I read an article last night that made me both sad and angry at the same time. I’m fairly sure that’s not what the author or individuals interviewed had in mind, but it was like looking into a mirror. I realized that despite my best efforts, society’s norms are so ingrained into my persona that I have little chance of really raising my daughter to be an independent, not-bound-by-gender-roles adult.
The article was in the Washington Post, titled “Crossing the Divide,” by Tara Bahrampour. It’s a series of interviews with transgender men, reflecting on how society views them as men versus how they were viewed as women before. It was well written, introspective, and surprising at times. Unlike many of the articles I’ve read, the author didn’t focus on how society views trans people. Instead, she looked at how these individuals experienced social norms in their new roles – particularly the interactions with those who had no idea they were transgender.
What stood out
What struck me most out of all the individual stories was how much weight and importance the male gender owns. Interviewees spoke of instantly being taken seriously, of being given credit for things they didn’t earn while women were passed over. They talked about how they were expected to be self-sufficient: treated as strong and sturdy, versus the presumed weaker female gender. One of the interviewees, Trystan Cotton, talked about the switch from a perceived “no threat” female to “dangerous threat” as an African-American male. He said:
“Before, I used to feel safe going up to a police officer if I was lost or needed directions. But I don’t do that anymore … I’ll never call the police again.”
Trystan Cotton, Crossing the Divide, Washington Post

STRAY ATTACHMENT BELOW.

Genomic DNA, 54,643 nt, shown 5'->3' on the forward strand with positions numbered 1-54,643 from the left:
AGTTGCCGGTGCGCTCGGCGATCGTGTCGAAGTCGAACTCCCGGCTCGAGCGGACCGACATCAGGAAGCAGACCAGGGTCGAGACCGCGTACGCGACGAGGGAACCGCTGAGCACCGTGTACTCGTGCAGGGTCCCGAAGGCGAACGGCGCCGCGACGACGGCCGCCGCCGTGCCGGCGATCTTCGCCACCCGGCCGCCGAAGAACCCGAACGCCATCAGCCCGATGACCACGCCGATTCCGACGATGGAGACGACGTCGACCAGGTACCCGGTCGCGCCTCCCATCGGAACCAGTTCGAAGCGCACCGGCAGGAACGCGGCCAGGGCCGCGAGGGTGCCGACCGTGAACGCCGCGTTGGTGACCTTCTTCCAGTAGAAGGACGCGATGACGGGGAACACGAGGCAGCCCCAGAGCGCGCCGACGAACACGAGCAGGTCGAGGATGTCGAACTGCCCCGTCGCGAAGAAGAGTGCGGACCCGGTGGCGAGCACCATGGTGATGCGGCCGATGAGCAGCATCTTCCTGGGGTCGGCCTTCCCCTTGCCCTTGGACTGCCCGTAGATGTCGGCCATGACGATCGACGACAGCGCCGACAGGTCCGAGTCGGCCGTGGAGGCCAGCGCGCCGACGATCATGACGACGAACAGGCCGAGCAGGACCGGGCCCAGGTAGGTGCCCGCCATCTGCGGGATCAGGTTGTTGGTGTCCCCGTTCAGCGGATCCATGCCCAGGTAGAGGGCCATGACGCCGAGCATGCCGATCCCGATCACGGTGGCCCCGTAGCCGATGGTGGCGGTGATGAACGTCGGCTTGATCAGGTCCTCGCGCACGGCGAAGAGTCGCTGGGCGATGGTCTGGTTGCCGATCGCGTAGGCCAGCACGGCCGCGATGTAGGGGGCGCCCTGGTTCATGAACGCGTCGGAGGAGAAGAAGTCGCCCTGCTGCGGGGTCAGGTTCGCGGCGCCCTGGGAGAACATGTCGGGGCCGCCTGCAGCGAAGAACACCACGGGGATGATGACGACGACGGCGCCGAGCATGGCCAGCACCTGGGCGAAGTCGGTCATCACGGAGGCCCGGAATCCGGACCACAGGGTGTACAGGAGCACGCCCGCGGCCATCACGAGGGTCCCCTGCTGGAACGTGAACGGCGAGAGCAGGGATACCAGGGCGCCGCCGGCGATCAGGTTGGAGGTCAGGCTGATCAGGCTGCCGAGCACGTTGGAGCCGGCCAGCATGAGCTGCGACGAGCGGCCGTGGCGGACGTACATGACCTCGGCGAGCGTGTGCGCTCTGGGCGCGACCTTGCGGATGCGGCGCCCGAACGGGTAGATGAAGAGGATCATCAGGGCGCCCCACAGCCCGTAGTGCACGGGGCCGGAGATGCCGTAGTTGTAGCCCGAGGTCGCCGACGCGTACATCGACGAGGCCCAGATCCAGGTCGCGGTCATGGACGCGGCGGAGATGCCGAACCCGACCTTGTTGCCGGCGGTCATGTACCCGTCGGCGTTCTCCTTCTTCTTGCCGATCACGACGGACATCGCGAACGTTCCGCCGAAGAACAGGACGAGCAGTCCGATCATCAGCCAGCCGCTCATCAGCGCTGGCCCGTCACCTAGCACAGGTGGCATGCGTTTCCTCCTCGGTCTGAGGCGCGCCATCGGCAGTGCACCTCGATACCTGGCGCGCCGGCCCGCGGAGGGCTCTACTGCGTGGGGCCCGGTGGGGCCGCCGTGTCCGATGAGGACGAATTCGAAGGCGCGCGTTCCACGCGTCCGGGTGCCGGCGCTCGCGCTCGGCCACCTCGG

All of this piled in on the musings and emotions that I had while shopping, of all things.
Men’s shoes take up perhaps 1/3 of the shoe store that I was in. Perhaps half of those are athletic shoes. The rest – professional, slick, polished shoes for work – all look astoundingly similar. They’re all from the same stiff mold, designed to look spiffy and professional. Women’s shoes?
Women’s shoes sprawl all over the huge box store. They range from athletic to sexy, and the more professional they are, the higher they go. I compared the men’s professional shoes and the women’s with a sour expression. Men are not expected to wear 4-inch heels in order to be taken seriously. Sure, women can wear flats, but that’s considered boring and undesirable, right? If you want to be successful, dress for it, right?
One must suffer in order to be beautiful
I vividly remember asking my husband once if his new shoes were going to rub his ankles raw, because the edges were so rough. His look of surprise caught me off guard – it had never happened to him. All of his shoes were comfortable – all were designed to fit. I didn’t know how to explain my shock – because ALL of my dress shoes have needed pads or inserts to avoid bloody feet. Even with the inserts, I still have to bring band aids just in case.
I’m not saying high heels are bad. Even if they really are bad for your feet. I’m saying the expectation is bad – that women are held to a different, looks-based standard than men.
My daughter, my sons